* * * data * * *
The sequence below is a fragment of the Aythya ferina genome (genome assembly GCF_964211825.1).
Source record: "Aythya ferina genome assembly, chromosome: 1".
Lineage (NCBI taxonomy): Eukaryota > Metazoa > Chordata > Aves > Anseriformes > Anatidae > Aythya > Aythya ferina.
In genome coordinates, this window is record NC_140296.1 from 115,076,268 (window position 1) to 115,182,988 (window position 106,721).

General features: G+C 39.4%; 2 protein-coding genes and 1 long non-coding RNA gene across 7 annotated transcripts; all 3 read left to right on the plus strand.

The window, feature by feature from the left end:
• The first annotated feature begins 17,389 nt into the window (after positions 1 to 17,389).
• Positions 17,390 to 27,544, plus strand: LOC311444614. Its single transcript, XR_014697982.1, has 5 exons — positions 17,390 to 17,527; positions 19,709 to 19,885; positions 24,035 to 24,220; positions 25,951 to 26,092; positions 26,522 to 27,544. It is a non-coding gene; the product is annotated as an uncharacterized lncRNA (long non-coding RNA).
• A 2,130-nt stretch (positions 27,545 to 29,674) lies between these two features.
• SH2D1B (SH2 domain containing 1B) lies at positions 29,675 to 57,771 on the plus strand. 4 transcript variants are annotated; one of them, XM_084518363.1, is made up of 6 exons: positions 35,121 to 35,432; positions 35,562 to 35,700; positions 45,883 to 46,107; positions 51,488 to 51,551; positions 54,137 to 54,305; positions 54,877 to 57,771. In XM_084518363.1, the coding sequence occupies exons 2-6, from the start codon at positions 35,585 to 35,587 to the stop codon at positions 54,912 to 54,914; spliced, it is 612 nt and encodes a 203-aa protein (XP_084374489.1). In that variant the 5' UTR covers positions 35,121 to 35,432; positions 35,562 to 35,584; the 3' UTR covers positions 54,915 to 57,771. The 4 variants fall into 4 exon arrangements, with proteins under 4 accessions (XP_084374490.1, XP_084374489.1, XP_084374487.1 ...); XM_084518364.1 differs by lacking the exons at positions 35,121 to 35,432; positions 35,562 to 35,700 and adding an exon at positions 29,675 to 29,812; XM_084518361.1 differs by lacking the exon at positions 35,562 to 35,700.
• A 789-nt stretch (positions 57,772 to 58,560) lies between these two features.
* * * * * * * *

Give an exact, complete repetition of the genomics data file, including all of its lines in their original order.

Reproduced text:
The sequence below is a fragment of the Aythya ferina genome (genome assembly GCF_964211825.1).
Source record: "Aythya ferina genome assembly, chromosome: 1".
Lineage (NCBI taxonomy): Eukaryota > Metazoa > Chordata > Aves > Anseriformes > Anatidae > Aythya > Aythya ferina.
In genome coordinates, this window is record NC_140296.1 from 115,076,268 (window position 1) to 115,182,988 (window position 106,721).

General features: G+C 39.4%; 2 protein-coding genes and 1 long non-coding RNA gene across 7 annotated transcripts; all 3 read left to right on the plus strand.

The window, feature by feature from the left end:
• The first annotated feature begins 17,389 nt into the window (after positions 1 to 17,389).
• Positions 17,390 to 27,544, plus strand: LOC311444614. Its single transcript, XR_014697982.1, has 5 exons — positions 17,390 to 17,527; positions 19,709 to 19,885; positions 24,035 to 24,220; positions 25,951 to 26,092; positions 26,522 to 27,544. It is a non-coding gene; the product is annotated as an uncharacterized lncRNA (long non-coding RNA).
• A 2,130-nt stretch (positions 27,545 to 29,674) lies between these two features.
• SH2D1B (SH2 domain containing 1B) lies at positions 29,675 to 57,771 on the plus strand. 4 transcript variants are annotated; one of them, XM_084518363.1, is made up of 6 exons: positions 35,121 to 35,432; positions 35,562 to 35,700; positions 45,883 to 46,107; positions 51,488 to 51,551; positions 54,137 to 54,305; positions 54,877 to 57,771. In XM_084518363.1, the coding sequence occupies exons 2-6, from the start codon at positions 35,585 to 35,587 to the stop codon at positions 54,912 to 54,914; spliced, it is 612 nt and encodes a 203-aa protein (XP_084374489.1). In that variant the 5' UTR covers positions 35,121 to 35,432; positions 35,562 to 35,584; the 3' UTR covers positions 54,915 to 57,771. The 4 variants fall into 4 exon arrangements, with proteins under 4 accessions (XP_084374490.1, XP_084374489.1, XP_084374487.1 ...); XM_084518364.1 differs by lacking the exons at positions 35,121 to 35,432; positions 35,562 to 35,700 and adding an exon at positions 29,675 to 29,812; XM_084518361.1 differs by lacking the exon at positions 35,562 to 35,700.
• A 789-nt stretch (positions 57,772 to 58,560) lies between these two features.